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Original Poster (OP)
08-24-2016, 10:42 AM
In the last four months or so, I seem to always get injured at training. I would get an injury, tape it up for training and continue to train, then just about when it's healed enough for me to stop taping it I would get injured somewhere else. It's happened for 4 times already. It's not the first time I've had an injury from aikido, but it is unsettling to be constantly injured all the time so many times in a row. I'm not sure if it's because I loose focus on my ukemi when injury is almost healed..... or if my training partner notices I'm pretty much back to normal and throws me harder... or a combination of both and something else. Has other people had this happen?

I am still a low kyu grade, and I've been told my ukemi is good for my grade and I think I get thrown just as hard as guys who are first or second kyu. Is it as simple as telling people to throw me softer? I've had people who would throw me softly sometimes and then over excited and randomly throw me hard. All it takes is just one bad throw or bad rolling to get an injury.

hunglea
12-06-2016, 08:14 AM
I think it's better to train soft and slow in the beginning (many many years/forever probably) and take care of the body. The big falls are exciting, but they should serve a purpose because that's your only choice to complete the ukemi side of that throw. The longer we practice the more skilled we get at receiving. Yes, ask people to throw you softer and then continue the communication, but take care of yourself first.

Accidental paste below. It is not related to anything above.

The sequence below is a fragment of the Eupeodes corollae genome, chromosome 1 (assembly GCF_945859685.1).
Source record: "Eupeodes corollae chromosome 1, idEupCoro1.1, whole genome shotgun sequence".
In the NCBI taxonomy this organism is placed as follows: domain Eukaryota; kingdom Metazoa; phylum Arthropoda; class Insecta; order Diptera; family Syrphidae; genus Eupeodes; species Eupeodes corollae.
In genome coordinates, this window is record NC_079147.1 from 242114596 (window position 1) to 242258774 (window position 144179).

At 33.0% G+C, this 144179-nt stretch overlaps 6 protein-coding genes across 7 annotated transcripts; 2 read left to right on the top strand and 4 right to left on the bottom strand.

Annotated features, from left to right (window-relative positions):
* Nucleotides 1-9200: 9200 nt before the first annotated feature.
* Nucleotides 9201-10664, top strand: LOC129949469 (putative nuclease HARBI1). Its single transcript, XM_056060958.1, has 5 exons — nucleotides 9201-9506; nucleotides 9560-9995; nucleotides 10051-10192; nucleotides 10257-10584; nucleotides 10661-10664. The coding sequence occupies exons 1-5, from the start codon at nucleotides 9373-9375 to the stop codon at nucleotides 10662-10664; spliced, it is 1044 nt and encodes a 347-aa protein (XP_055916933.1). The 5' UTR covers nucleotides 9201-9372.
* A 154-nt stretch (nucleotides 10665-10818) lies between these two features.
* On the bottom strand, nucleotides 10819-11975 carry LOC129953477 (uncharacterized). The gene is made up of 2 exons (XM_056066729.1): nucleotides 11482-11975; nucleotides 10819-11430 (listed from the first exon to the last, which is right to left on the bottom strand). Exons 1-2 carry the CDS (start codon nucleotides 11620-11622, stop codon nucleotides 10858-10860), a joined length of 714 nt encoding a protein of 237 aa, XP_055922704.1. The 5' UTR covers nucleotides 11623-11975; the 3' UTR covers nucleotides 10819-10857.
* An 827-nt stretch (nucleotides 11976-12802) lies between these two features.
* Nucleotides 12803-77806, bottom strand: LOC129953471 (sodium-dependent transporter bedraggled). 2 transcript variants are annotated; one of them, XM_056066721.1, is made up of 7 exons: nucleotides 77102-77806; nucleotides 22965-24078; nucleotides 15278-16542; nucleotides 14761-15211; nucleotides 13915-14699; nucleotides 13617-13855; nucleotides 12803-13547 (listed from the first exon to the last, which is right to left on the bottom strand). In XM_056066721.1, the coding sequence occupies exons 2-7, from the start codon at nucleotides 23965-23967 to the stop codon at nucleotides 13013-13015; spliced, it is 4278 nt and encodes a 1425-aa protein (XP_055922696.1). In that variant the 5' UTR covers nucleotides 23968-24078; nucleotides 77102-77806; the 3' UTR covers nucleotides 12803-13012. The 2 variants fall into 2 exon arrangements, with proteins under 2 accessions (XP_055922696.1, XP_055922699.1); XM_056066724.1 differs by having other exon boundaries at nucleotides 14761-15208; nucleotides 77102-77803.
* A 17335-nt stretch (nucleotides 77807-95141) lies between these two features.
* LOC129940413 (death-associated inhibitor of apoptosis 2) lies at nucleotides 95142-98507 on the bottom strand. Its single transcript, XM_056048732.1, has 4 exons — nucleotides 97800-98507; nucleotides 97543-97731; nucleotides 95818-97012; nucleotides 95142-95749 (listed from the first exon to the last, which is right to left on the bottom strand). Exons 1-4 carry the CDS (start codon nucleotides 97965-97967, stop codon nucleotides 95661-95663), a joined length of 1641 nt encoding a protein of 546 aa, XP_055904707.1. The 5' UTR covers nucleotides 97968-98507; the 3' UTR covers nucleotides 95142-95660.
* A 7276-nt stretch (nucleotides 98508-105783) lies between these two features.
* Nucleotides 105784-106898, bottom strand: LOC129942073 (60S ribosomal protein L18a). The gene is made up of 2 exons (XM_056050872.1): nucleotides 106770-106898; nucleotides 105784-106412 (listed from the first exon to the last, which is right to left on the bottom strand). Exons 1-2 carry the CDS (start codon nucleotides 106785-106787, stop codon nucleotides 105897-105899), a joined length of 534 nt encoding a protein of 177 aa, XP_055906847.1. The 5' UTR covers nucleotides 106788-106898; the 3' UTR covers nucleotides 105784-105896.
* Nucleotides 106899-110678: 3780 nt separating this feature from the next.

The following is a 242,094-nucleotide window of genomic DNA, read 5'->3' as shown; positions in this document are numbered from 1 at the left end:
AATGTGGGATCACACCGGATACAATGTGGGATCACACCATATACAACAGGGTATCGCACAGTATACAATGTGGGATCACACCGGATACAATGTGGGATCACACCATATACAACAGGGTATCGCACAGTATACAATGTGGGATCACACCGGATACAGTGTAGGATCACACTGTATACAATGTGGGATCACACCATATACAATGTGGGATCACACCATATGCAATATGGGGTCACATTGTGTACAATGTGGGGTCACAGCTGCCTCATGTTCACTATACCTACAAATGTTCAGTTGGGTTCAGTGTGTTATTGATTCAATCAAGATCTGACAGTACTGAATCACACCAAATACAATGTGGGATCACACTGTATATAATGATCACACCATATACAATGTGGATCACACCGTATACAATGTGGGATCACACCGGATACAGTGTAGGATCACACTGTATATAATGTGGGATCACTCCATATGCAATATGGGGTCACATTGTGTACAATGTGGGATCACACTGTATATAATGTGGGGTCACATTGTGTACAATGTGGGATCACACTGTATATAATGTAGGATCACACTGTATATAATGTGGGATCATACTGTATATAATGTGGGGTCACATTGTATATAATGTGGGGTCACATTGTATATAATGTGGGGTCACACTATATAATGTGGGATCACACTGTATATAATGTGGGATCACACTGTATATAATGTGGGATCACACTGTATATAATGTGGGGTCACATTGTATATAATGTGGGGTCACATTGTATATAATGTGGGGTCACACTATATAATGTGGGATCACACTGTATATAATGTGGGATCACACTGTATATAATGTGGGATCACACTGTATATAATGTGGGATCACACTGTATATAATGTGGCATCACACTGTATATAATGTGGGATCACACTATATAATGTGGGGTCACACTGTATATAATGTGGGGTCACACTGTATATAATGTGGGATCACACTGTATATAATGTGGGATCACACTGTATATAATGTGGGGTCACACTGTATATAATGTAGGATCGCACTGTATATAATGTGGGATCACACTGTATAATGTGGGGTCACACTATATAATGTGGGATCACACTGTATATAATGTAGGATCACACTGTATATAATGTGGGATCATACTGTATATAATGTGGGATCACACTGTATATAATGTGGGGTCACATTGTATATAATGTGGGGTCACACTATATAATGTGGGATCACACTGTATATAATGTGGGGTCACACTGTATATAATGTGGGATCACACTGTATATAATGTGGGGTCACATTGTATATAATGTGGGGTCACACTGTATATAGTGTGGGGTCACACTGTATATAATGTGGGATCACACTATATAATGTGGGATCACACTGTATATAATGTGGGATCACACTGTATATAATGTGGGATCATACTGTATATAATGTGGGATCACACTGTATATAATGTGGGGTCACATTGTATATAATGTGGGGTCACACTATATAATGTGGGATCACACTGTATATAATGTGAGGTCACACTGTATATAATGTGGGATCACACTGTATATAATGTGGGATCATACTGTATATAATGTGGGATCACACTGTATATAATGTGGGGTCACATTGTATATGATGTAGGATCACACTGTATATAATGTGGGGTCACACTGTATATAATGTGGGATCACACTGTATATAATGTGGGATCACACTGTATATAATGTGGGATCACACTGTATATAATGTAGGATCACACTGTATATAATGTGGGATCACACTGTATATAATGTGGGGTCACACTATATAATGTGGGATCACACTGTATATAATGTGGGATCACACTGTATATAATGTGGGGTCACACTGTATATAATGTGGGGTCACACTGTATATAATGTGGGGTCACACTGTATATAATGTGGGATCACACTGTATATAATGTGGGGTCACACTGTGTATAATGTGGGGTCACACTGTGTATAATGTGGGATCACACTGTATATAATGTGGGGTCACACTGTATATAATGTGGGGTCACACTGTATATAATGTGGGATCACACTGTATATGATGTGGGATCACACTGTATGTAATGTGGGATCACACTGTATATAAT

lbb
12-06-2016, 09:32 AM
First things first: do you know for certain that these injuries are caused by ukemi? And do you know that each injury is caused by a single event (ex. that one really hard throw)? Are these new injuries (something that has not been injured before), or reinjuries? What are your criteria for deciding that your previous injury is fully healed?

It's important to identify the cause and mechanism of the injury - that's the only way to find a solution, other than dumb luck. It could be that your injuries are caused by being thrown too fast or hard for your current skill level. it could be (although one doesn't like to think so) that your nage is careless, or taking advantage of your trust. It could be that there's something in your ukemi that's leading to injuries, and/or that you've developed chronic injuries and haven't adjusted your training to let them really heal. Impossible to say without more information.